Virtual Innovation Lab
Our firm’s Ignite Knowledge Team is envisioned as a “virtual innovation lab.” Our first meeting was held in August 2019; the ripple effects of our work have already been exciting, unexpected, and far-reaching. We began with an LS3P-sponsored design studio in partnership with NC State University on rural healthcare that generated thoughtful and viable responses to the issue of healthcare access for rural populations. We have begun work on the first large-scale multifamily cross laminated timber (CLT) project in the Southeast and are compiling ongoing research on this fast-growing construction type for our area. We are planning collaborative research on designing for coastal resilience and are diving deeper into the concept of design thinking in services to our communities. In January of 2020 we announced that our firm has joined the 1+ organization for pro bono design; our initial projects to date have led us from school playgrounds to a WHO study on how to convert a hospital in Burkina Faso for Covid-19 treatment to a concept design for a women and children’s clinic in Uganda. Any employee is invited to bring ideas to the Ignite committee for consideration, and we have been inspired by the wide-ranging, deeply impactful results over just a few short months.

Architects as Problem Solvers and Innovators
At its core, innovation applies design principles to address myriad challenges. From the small-scale architectural details that can contribute to a building’s success to sweeping organizational changes, innovation lies solidly within the designer’s tool kit forged through a unique and invaluable education in design thinking. Design can be an act of service, entrepreneurship, or experimentation; applied to the pressing issues of our current era, it has the potential to generate sweeping positive change.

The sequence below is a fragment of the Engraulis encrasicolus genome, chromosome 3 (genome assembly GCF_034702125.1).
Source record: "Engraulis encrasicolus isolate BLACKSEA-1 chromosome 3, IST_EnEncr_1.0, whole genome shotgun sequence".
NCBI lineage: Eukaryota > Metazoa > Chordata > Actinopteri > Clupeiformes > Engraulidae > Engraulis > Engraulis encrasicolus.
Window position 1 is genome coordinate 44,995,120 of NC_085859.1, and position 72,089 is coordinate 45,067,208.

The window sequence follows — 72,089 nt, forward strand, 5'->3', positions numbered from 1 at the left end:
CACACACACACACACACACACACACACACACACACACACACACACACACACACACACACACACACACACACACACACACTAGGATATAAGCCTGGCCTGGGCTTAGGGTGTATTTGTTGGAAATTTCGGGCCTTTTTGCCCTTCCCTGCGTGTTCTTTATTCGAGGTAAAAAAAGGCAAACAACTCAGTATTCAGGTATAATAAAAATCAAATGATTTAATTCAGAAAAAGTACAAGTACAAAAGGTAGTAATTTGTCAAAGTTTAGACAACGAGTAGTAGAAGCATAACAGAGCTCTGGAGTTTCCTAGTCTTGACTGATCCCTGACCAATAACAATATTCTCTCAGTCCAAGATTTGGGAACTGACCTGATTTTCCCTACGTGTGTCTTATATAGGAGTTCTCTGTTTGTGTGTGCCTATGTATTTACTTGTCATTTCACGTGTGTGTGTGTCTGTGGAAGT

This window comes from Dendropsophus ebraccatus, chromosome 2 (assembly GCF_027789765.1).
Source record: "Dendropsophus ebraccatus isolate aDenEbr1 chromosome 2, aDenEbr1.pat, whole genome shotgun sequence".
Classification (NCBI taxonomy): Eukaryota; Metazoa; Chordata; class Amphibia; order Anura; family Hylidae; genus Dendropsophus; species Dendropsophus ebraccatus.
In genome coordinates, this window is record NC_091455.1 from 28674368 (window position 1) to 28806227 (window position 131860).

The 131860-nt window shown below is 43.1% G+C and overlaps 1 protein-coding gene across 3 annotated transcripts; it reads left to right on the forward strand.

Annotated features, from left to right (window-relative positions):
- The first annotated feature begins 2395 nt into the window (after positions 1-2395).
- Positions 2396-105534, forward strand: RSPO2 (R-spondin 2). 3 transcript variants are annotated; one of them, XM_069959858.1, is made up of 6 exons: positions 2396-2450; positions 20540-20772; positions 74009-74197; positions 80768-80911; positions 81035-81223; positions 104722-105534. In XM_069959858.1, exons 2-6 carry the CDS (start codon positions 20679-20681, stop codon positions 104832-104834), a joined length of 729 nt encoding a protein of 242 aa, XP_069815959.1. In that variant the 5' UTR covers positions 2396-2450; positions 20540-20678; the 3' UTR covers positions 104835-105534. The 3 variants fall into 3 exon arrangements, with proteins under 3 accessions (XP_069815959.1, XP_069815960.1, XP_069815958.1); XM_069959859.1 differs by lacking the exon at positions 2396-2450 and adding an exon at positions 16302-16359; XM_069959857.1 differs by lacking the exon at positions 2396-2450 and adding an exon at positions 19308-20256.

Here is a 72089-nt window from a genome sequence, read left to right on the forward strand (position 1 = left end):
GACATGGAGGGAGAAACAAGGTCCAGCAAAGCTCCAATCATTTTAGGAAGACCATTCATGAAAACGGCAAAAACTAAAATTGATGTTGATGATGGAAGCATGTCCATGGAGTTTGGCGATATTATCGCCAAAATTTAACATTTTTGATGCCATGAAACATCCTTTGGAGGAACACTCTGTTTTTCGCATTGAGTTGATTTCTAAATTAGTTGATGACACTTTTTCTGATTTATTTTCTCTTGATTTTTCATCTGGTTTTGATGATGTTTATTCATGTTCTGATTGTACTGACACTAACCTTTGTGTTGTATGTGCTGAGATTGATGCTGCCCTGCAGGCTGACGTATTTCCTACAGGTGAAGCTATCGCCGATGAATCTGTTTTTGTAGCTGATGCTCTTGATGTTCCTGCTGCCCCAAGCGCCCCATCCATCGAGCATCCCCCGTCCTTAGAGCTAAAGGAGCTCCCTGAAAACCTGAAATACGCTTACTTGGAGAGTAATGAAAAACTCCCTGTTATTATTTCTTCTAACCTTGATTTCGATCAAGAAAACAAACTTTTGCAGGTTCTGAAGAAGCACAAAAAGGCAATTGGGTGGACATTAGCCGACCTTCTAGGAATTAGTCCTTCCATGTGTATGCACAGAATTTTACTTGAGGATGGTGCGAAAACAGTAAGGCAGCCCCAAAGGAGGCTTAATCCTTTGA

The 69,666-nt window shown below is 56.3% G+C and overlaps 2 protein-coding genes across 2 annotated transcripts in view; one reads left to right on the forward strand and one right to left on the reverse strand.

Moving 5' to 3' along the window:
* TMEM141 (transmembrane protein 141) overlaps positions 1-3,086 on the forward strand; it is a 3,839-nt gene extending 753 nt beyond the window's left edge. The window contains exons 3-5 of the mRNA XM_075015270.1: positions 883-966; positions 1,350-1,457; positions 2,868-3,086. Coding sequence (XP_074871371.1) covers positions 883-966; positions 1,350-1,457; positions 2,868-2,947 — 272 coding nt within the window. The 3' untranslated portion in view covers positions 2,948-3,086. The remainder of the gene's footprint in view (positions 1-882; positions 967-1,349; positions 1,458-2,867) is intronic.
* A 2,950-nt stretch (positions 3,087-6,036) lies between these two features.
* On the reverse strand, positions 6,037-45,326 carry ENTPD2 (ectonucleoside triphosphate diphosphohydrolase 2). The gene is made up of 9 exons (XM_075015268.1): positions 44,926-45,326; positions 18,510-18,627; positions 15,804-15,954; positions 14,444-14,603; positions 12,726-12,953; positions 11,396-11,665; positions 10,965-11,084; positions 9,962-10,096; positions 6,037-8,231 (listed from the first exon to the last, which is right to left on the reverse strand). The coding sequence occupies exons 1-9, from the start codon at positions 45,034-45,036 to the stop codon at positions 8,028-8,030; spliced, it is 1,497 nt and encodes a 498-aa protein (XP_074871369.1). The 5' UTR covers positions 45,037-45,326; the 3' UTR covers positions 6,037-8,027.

Nothing can be static and continue to thrive. By embracing innovation, we position ourselves to adapt to, and instigate, the changes that will help us to evolve, learn, and grow.

About Katherine

Katherine Peele serves as LS3P’s Chief Practice Officer. Katherine joined the firm (then Boney Architects) in 1988 after she graduated summa cum laude from North Carolina State University’s School of Design with a Bachelor of Architecture degree. She was the valedictorian of her class at the School of Design.

In her 31 years with the firm, she has managed over $1 billion worth of construction, with projects ranging from educational to workplace and community focuses.  Her current role as Chief Practice Officer includes oversight of design excellence and quality, growth of practice expertise, and innovation.

Katherine served as the 2000 President of AIA North Carolina and in 2017 was appointed by the Governor to serve a five-year term on the North Carolina Board of Architecture. She was elevated to AIA Fellowship in 2003 in recognition of her extensive expertise and commitment to educational facility design.  She also serves as the Chair of the Membership Committee for the Leaders Council of NC State University College of Design.  In 2009, she was awarded the William H. Dietrick Service Medal by the AIA North Carolina Chapter for her service to the profession in North Carolina.